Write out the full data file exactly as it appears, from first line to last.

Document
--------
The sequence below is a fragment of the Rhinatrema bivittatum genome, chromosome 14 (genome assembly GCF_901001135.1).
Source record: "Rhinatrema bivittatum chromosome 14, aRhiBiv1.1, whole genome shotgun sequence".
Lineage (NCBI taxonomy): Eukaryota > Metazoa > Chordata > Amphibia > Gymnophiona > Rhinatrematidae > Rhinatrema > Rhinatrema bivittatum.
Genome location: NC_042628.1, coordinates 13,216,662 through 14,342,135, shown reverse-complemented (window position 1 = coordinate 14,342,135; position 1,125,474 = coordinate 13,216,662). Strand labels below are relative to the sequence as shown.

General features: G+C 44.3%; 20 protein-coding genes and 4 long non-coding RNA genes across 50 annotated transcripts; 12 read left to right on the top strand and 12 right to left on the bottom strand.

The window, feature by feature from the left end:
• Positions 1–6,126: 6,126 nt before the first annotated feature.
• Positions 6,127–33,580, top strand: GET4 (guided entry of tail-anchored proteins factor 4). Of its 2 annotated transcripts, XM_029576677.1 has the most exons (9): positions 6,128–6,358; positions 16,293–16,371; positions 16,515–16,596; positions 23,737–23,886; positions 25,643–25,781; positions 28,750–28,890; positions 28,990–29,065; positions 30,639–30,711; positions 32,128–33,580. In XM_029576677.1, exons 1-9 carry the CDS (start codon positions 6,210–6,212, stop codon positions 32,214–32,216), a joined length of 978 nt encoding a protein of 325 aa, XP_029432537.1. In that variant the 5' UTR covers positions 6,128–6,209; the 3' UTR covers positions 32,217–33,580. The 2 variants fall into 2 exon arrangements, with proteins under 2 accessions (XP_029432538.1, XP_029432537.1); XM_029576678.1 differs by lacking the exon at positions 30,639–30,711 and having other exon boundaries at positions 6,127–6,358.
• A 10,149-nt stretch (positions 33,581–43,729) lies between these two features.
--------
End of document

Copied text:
The sequence below is a fragment of the Rhinatrema bivittatum genome, chromosome 14 (genome assembly GCF_901001135.1).
Source record: "Rhinatrema bivittatum chromosome 14, aRhiBiv1.1, whole genome shotgun sequence".
Lineage (NCBI taxonomy): Eukaryota > Metazoa > Chordata > Amphibia > Gymnophiona > Rhinatrematidae > Rhinatrema > Rhinatrema bivittatum.
Genome location: NC_042628.1, coordinates 13,216,662 through 14,342,135, shown reverse-complemented (window position 1 = coordinate 14,342,135; position 1,125,474 = coordinate 13,216,662). Strand labels below are relative to the sequence as shown.

General features: G+C 44.3%; 20 protein-coding genes and 4 long non-coding RNA genes across 50 annotated transcripts; 12 read left to right on the top strand and 12 right to left on the bottom strand.

The window, feature by feature from the left end:
• Positions 1–6,126: 6,126 nt before the first annotated feature.
• Positions 6,127–33,580, top strand: GET4 (guided entry of tail-anchored proteins factor 4). Of its 2 annotated transcripts, XM_029576677.1 has the most exons (9): positions 6,128–6,358; positions 16,293–16,371; positions 16,515–16,596; positions 23,737–23,886; positions 25,643–25,781; positions 28,750–28,890; positions 28,990–29,065; positions 30,639–30,711; positions 32,128–33,580. In XM_029576677.1, exons 1-9 carry the CDS (start codon positions 6,210–6,212, stop codon positions 32,214–32,216), a joined length of 978 nt encoding a protein of 325 aa, XP_029432537.1. In that variant the 5' UTR covers positions 6,128–6,209; the 3' UTR covers positions 32,217–33,580. The 2 variants fall into 2 exon arrangements, with proteins under 2 accessions (XP_029432538.1, XP_029432537.1); XM_029576678.1 differs by lacking the exon at positions 30,639–30,711 and having other exon boundaries at positions 6,127–6,358.
• A 10,149-nt stretch (positions 33,581–43,729) lies between these two features.